ON January 13, 1945, a fateful 14 minutes turned William McMullen into a war hero. On Saturday, from 8.30pm, a group of people gathered at the spot where he crashlanded his Lancaster bomber, killing himself but sparing the thousands of people who lived in the streets around. Here's the story in 14 key points – one for each of those fateful minutes.

The Northern Echo: REMEMBERING A HERO: The McMullen memorial ceremony on McMullen Road three years ago


At 8.35pm on January 13, 1945, Pilot Officer McMullen radioed RAF Middleton St George from over the North York Moors and said he would be landing his six-man Canadian crew in ten minutes after a routine training exercise.


Almost immediately, a shower of sparks was noticed coming from the outer port engine. It quickly turned into a sheet of flame which began to eat its way up the wing.


At 2,500ft over Acklam, Toronto-born McMullen, 33, ordered his men to abandon ship.


They all parachuted safely to earth between Elton and Sadberge, along the route of the A66.


The last out was Sgt "Lew" Lewellin who, before he jumped, looked over at McMullen and motioned frantically for him to leave the cockpit and prepare to jump.


But with the east end of Darlington approaching, McMullen had already made his decision. According to the Air Ministry, he replied: "No, there's only me for it – but there are thousands down below."


People rushed out of their houses in the Yarm Road area, and saw the burning plane circling at 600ft – with the pilot seeming to steer it away from the rooftops.


At 8.49pm, having cleared the last chimney, the plane plummeted into a field off Lingfield Lane. The flaming fuselage cartwheeled for 150 yards, its fuel tanks exploding, its bullets setting fire to a hay barn.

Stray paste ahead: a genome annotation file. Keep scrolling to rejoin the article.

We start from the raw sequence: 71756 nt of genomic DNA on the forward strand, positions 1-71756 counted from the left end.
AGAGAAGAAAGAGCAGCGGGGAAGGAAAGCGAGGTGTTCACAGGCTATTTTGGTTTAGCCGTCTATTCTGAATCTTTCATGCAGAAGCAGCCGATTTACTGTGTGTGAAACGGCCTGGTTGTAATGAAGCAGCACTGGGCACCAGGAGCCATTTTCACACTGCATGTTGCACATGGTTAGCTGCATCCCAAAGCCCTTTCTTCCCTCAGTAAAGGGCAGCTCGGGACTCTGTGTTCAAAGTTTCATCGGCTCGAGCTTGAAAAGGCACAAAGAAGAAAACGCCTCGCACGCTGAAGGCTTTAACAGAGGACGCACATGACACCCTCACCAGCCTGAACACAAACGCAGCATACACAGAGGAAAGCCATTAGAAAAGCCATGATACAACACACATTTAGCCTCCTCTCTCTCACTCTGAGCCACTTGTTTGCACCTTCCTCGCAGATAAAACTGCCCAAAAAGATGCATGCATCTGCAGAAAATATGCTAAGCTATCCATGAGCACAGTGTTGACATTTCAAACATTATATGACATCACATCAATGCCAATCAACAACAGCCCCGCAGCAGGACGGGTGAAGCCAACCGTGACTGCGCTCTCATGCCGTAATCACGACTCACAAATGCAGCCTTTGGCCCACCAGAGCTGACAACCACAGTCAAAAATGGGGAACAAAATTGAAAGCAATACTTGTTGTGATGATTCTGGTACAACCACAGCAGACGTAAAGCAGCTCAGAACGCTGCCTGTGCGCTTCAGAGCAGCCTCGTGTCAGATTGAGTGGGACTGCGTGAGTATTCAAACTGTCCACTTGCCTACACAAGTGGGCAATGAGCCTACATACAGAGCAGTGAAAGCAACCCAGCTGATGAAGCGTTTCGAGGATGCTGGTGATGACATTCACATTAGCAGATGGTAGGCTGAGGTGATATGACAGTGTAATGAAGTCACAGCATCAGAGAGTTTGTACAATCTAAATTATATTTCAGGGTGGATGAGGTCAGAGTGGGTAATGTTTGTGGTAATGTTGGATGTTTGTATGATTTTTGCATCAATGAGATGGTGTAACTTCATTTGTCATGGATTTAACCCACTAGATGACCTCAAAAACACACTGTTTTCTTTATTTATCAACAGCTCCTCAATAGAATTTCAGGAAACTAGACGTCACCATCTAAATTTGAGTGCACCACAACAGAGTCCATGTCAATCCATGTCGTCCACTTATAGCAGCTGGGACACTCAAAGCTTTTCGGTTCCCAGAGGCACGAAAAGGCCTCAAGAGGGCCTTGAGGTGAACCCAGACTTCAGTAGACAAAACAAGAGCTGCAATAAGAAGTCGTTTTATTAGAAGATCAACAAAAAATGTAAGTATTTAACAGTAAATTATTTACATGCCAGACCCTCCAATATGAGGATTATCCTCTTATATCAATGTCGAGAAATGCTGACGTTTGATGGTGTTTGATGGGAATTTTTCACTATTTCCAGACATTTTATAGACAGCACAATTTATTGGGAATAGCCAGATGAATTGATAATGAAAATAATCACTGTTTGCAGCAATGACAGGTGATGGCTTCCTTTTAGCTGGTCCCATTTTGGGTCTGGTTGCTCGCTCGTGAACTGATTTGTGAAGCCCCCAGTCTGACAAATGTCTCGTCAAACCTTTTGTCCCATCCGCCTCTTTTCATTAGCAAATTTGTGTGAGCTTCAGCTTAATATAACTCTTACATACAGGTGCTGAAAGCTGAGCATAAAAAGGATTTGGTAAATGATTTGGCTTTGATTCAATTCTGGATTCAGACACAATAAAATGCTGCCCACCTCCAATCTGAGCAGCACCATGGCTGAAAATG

McMullen was killed on impact, and his body was catapulted 120 yards through the windscreen.


But his rubber flying boots were found still attached to the pedals – he had stayed with the stricken craft to the end.


The people of Darlington hailed him as "the Gallant Airman". In a letter to the Echo's sister paper, the Despatch, W Cooper of Bondgate said: "He deliberately gave his life, thereby preventing the endangering of life and property in Darlington."


The official accident report concluded: "It is noted that the pilot retained control of the aircraft sufficiently long enough to avoid crashing into the built-up area of Darlington."


McMullen left a widow, Thelma, and a five-year-old daughter, Donna, who turned down the £1,000 raised by The Gallant Airman fund, saying it should be spent locally.


Darlington Mayor Jimmy Blumer told them: "By his actions, the pilot realised that he was steering himself to certain death. Not only Darlington, but the whole of the district was stirred to profound admiration and gratitude which could not be expressed in words at this act of supreme sacrifice.